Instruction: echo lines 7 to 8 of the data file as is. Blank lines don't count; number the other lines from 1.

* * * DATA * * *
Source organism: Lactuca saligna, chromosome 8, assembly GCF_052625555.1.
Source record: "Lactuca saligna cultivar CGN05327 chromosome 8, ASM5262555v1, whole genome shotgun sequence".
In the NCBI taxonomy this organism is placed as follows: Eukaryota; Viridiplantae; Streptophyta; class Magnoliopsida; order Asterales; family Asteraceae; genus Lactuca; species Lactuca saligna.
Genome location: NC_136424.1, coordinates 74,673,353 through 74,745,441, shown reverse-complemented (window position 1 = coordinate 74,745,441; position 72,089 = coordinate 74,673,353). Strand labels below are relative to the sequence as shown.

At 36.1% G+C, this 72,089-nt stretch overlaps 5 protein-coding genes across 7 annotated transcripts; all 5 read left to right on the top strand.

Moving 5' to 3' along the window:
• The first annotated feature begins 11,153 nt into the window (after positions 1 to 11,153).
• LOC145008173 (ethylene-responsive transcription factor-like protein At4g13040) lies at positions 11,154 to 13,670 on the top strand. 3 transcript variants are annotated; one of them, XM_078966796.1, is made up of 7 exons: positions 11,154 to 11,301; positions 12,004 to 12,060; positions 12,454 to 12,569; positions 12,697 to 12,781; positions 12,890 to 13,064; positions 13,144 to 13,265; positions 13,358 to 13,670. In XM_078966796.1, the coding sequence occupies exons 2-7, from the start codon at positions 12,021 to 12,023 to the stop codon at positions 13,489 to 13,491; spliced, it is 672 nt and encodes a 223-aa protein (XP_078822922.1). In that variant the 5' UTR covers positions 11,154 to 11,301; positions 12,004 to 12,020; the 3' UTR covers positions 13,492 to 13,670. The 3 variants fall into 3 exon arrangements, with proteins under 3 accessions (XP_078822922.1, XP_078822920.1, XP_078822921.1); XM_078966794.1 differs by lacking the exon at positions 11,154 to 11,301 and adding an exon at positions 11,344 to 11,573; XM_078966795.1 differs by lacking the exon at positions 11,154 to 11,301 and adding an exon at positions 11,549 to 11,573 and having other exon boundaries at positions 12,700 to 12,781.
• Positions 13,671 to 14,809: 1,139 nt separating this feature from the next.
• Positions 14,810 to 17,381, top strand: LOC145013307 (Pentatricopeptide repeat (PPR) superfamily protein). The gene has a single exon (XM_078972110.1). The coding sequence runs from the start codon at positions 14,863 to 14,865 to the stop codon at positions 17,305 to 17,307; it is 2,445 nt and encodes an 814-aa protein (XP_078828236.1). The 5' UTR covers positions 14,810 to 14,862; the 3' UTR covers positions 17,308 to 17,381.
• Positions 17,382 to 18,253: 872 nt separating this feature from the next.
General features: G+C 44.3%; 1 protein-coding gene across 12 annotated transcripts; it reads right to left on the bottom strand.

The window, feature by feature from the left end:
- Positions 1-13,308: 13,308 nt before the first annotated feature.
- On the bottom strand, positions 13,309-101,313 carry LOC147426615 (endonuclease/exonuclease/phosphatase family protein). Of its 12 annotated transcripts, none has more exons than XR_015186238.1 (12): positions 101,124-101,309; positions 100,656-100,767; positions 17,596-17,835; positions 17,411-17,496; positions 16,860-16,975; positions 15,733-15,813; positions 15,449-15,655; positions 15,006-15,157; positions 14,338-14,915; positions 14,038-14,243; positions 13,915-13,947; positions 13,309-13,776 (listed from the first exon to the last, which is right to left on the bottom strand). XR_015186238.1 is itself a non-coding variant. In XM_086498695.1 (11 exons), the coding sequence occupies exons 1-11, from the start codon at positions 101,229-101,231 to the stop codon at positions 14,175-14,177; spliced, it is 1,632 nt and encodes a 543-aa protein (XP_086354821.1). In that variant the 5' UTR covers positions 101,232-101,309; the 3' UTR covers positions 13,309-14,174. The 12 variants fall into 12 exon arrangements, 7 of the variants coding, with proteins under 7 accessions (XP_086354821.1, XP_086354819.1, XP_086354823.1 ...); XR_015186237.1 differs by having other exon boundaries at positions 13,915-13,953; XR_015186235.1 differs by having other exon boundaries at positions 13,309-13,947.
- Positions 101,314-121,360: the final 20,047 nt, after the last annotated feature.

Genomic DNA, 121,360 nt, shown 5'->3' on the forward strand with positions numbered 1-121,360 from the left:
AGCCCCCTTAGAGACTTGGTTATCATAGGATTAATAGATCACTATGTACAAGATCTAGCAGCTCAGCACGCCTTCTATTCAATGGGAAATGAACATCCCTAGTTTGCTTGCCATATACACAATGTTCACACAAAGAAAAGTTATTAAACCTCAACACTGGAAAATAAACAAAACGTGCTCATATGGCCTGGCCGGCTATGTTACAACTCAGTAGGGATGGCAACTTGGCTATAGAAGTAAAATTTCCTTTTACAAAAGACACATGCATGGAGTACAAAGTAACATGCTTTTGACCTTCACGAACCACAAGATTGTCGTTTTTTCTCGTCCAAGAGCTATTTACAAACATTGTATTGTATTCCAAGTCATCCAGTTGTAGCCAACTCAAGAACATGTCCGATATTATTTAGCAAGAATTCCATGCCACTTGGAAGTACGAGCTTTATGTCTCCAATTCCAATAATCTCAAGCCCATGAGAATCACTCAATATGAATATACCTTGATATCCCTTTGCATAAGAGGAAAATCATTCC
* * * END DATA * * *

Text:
• The first annotated feature begins 11,153 nt into the window (after positions 1 to 11,153).
• LOC145008173 (ethylene-responsive transcription factor-like protein At4g13040) lies at positions 11,154 to 13,670 on the top strand. 3 transcript variants are annotated; one of them, XM_078966796.1, is made up of 7 exons: positions 11,154 to 11,301; positions 12,004 to 12,060; positions 12,454 to 12,569; positions 12,697 to 12,781; positions 12,890 to 13,064; positions 13,144 to 13,265; positions 13,358 to 13,670. In XM_078966796.1, the coding sequence occupies exons 2-7, from the start codon at positions 12,021 to 12,023 to the stop codon at positions 13,489 to 13,491; spliced, it is 672 nt and encodes a 223-aa protein (XP_078822922.1). In that variant the 5' UTR covers positions 11,154 to 11,301; positions 12,004 to 12,020; the 3' UTR covers positions 13,492 to 13,670. The 3 variants fall into 3 exon arrangements, with proteins under 3 accessions (XP_078822922.1, XP_078822920.1, XP_078822921.1); XM_078966794.1 differs by lacking the exon at positions 11,154 to 11,301 and adding an exon at positions 11,344 to 11,573; XM_078966795.1 differs by lacking the exon at positions 11,154 to 11,301 and adding an exon at positions 11,549 to 11,573 and having other exon boundaries at positions 12,700 to 12,781.